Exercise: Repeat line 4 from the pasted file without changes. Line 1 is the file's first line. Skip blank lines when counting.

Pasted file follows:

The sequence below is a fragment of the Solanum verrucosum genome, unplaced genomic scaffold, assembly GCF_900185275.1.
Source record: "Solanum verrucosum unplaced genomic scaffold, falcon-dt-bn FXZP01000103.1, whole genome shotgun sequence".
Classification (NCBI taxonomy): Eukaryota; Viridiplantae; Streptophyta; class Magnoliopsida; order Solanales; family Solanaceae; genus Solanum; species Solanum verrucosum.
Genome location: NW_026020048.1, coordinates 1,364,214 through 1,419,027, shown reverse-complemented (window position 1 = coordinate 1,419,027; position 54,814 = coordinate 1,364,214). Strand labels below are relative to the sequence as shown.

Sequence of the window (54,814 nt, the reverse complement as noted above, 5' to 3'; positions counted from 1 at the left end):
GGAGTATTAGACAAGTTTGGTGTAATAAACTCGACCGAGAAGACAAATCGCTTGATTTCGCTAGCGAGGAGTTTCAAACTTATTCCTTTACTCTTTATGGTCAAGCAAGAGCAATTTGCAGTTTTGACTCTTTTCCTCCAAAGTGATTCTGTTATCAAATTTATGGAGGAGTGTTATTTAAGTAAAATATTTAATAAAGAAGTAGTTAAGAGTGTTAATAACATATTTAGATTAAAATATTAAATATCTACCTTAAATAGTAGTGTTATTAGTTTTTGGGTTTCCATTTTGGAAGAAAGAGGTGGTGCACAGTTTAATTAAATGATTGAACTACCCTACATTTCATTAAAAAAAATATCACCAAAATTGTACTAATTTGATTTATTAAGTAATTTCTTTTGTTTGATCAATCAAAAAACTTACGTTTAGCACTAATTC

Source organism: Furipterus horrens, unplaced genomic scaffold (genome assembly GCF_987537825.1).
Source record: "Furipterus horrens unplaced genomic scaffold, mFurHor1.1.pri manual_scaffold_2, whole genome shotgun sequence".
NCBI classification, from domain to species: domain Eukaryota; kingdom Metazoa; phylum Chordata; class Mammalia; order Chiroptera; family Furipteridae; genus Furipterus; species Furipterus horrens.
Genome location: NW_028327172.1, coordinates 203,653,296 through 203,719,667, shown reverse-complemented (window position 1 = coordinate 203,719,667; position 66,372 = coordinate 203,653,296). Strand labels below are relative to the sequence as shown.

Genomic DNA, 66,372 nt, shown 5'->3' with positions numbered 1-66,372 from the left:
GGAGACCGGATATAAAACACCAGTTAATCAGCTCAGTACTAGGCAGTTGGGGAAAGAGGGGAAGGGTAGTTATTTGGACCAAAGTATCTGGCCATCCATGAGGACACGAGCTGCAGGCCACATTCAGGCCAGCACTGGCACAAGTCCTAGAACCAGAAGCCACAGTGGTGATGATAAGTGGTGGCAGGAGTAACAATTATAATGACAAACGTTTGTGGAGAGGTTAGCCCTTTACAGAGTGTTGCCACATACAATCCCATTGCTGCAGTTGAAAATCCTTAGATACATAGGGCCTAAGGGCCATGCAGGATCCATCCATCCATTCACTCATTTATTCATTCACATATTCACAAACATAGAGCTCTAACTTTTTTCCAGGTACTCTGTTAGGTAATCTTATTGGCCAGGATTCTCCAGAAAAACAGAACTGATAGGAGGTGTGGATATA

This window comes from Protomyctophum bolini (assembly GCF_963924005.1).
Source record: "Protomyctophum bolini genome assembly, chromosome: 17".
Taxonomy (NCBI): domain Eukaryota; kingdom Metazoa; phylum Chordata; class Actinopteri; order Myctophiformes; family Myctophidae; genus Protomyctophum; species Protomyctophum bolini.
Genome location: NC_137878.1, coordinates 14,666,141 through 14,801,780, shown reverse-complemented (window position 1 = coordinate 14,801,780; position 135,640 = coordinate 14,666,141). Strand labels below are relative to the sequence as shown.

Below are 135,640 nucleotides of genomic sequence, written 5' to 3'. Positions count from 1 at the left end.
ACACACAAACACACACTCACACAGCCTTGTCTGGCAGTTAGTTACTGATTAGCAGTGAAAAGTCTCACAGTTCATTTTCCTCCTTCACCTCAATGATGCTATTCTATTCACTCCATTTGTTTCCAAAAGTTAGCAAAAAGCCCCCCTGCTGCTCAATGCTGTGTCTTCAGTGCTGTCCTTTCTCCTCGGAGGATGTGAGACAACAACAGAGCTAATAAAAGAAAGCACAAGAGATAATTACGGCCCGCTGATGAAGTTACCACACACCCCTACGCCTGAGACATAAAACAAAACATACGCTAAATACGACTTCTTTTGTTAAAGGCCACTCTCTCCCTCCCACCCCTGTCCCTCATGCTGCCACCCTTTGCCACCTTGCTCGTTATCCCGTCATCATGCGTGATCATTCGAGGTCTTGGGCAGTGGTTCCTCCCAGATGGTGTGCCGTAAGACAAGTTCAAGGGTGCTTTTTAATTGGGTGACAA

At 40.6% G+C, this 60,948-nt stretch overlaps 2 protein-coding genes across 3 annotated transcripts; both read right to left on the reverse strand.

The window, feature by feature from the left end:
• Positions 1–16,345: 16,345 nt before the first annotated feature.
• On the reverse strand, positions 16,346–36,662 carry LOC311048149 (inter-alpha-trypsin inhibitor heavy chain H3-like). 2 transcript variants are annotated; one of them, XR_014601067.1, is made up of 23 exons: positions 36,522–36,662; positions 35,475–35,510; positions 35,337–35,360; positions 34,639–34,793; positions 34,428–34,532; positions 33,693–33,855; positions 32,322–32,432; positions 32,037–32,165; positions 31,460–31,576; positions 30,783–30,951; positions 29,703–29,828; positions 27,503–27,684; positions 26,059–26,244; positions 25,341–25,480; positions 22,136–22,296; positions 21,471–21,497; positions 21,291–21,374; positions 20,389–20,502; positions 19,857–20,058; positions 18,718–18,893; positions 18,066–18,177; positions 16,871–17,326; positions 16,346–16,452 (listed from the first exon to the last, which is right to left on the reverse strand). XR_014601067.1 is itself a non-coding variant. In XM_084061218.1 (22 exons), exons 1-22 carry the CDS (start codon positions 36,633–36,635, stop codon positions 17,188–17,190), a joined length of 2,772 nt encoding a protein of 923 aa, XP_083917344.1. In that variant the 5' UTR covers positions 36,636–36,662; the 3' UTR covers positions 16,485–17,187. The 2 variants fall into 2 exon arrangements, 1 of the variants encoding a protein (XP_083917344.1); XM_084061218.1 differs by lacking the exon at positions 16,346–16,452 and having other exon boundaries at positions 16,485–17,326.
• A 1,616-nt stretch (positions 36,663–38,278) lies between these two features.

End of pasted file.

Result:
Genome location: NW_026020048.1, coordinates 1,364,214 through 1,419,027, shown reverse-complemented (window position 1 = coordinate 1,419,027; position 54,814 = coordinate 1,364,214). Strand labels below are relative to the sequence as shown.